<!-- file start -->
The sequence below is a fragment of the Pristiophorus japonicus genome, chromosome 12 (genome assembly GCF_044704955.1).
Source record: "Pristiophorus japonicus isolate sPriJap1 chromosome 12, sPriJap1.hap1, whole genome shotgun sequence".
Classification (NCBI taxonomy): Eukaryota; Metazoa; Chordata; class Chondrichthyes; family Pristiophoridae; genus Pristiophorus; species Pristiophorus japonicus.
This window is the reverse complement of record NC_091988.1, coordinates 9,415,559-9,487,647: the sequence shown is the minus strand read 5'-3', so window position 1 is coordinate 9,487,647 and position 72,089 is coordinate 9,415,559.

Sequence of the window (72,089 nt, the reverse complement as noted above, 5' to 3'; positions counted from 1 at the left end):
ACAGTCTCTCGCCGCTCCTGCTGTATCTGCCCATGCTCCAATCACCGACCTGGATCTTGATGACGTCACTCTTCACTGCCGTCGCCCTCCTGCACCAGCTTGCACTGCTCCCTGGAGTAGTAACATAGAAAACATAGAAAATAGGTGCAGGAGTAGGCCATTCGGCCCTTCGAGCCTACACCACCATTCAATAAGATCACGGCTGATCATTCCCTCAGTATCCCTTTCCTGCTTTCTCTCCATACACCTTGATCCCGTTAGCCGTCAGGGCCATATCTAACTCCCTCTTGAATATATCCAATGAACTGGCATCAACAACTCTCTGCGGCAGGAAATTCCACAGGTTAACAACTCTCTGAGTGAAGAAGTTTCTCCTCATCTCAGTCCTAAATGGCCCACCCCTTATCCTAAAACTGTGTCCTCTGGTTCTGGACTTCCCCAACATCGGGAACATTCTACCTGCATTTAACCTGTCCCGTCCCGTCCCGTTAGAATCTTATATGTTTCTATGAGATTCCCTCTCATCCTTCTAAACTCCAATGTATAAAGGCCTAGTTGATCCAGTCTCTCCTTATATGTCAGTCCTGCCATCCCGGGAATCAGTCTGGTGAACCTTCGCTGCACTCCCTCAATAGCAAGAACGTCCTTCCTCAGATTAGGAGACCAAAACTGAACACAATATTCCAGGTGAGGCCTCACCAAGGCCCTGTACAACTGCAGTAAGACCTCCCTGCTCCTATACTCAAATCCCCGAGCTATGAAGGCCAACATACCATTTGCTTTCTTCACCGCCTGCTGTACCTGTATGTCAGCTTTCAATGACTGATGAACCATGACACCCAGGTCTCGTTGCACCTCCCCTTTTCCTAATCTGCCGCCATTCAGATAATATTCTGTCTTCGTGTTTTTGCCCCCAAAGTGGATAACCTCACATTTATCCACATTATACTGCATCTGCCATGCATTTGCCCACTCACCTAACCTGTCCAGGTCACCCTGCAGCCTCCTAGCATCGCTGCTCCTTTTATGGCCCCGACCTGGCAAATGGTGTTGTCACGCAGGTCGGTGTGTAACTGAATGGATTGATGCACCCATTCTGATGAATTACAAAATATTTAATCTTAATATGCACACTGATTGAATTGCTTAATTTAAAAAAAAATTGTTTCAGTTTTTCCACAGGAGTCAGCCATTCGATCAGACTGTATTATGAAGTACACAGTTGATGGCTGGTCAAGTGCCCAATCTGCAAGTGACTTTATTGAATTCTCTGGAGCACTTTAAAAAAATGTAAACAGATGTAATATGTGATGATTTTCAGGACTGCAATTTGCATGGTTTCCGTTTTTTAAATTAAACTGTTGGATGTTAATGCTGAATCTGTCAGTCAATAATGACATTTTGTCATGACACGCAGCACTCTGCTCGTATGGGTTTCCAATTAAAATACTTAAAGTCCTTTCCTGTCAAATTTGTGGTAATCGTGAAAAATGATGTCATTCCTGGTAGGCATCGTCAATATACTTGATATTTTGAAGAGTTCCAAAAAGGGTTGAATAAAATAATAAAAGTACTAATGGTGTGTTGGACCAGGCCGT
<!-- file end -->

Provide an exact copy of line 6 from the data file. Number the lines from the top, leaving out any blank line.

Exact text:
ACAGTCTCTCGCCGCTCCTGCTGTATCTGCCCATGCTCCAATCACCGACCTGGATCTTGATGACGTCACTCTTCACTGCCGTCGCCCTCCTGCACCAGCTTGCACTGCTCCCTGGAGTAGTAACATAGAAAACATAGAAAATAGGTGCAGGAGTAGGCCATTCGGCCCTTCGAGCCTACACCACCATTCAATAAGATCACGGCTGATCATTCCCTCAGTATCCCTTTCCTGCTTTCTCTCCATACACCTTGATCCCGTTAGCCGTCAGGGCCATATCTAACTCCCTCTTGAATATATCCAATGAACTGGCATCAACAACTCTCTGCGGCAGGAAATTCCACAGGTTAACAACTCTCTGAGTGAAGAAGTTTCTCCTCATCTCAGTCCTAAATGGCCCACCCCTTATCCTAAAACTGTGTCCTCTGGTTCTGGACTTCCCCAACATCGGGAACATTCTACCTGCATTTAACCTGTCCCGTCCCGTCCCGTTAGAATCTTATATGTTTCTATGAGATTCCCTCTCATCCTTCTAAACTCCAATGTATAAAGGCCTAGTTGATCCAGTCTCTCCTTATATGTCAGTCCTGCCATCCCGGGAATCAGTCTGGTGAACCTTCGCTGCACTCCCTCAATAGCAAGAACGTCCTTCCTCAGATTAGGAGACCAAAACTGAACACAATATTCCAGGTGAGGCCTCACCAAGGCCCTGTACAACTGCAGTAAGACCTCCCTGCTCCTATACTCAAATCCCCGAGCTATGAAGGCCAACATACCATTTGCTTTCTTCACCGCCTGCTGTACCTGTATGTCAGCTTTCAATGACTGATGAACCATGACACCCAGGTCTCGTTGCACCTCCCCTTTTCCTAATCTGCCGCCATTCAGATAATATTCTGTCTTCGTGTTTTTGCCCCCAAAGTGGATAACCTCACATTTATCCACATTATACTGCATCTGCCATGCATTTGCCCACTCACCTAACCTGTCCAGGTCACCCTGCAGCCTCCTAGCATCGCTGCTCCTTTTATGGCCCCGACCTGGCAAATGGTGTTGTCACGCAGGTCGGTGTGTAACTGAATGGATTGATGCACCCATTCTGATGAATTACAAAATATTTAATCTTAATATGCACACTGATTGAATTGCTTAATTTAAAAAAAAATTGTTTCAGTTTTTCCACAGGAGTCAGCCATTCGATCAGACTGTATTATGAAGTACACAGTTGATGGCTGGTCAAGTGCCCAATCTGCAAGTGACTTTATTGAATTCTCTGGAGCACTTTAAAAAAATGTAAACAGATGTAATATGTGATGATTTTCAGGACTGCAATTTGCATGGTTTCCGTTTTTTAAATTAAACTGTTGGATGTTAATGCTGAATCTGTCAGTCAATAATGACATTTTGTCATGACACGCAGCACTCTGCTCGTATGGGTTTCCAATTAAAATACTTAAAGTCCTTTCCTGTCAAATTTGTGGTAATCGTGAAAAATGATGTCATTCCTGGTAGGCATCGTCAATATACTTGATATTTTGAAGAGTTCCAAAAAGGGTTGAATAAAATAATAAAAGTACTAATGGTGTGTTGGACCAGGCCGT